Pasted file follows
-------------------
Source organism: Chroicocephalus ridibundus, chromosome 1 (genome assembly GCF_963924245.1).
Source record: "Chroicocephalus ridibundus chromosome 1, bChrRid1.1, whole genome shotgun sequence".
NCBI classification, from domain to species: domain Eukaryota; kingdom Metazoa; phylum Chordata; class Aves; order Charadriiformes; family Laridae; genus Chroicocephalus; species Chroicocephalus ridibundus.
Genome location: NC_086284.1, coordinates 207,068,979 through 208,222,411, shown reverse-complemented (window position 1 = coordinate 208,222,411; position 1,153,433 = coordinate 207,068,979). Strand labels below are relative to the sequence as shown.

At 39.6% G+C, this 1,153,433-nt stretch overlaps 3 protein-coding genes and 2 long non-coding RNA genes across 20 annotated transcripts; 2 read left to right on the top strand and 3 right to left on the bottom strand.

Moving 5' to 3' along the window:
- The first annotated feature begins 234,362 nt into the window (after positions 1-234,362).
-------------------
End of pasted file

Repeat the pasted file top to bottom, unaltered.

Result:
Source organism: Chroicocephalus ridibundus, chromosome 1 (genome assembly GCF_963924245.1).
Source record: "Chroicocephalus ridibundus chromosome 1, bChrRid1.1, whole genome shotgun sequence".
NCBI classification, from domain to species: domain Eukaryota; kingdom Metazoa; phylum Chordata; class Aves; order Charadriiformes; family Laridae; genus Chroicocephalus; species Chroicocephalus ridibundus.
Genome location: NC_086284.1, coordinates 207,068,979 through 208,222,411, shown reverse-complemented (window position 1 = coordinate 208,222,411; position 1,153,433 = coordinate 207,068,979). Strand labels below are relative to the sequence as shown.

At 39.6% G+C, this 1,153,433-nt stretch overlaps 3 protein-coding genes and 2 long non-coding RNA genes across 20 annotated transcripts; 2 read left to right on the top strand and 3 right to left on the bottom strand.

Moving 5' to 3' along the window:
- The first annotated feature begins 234,362 nt into the window (after positions 1-234,362).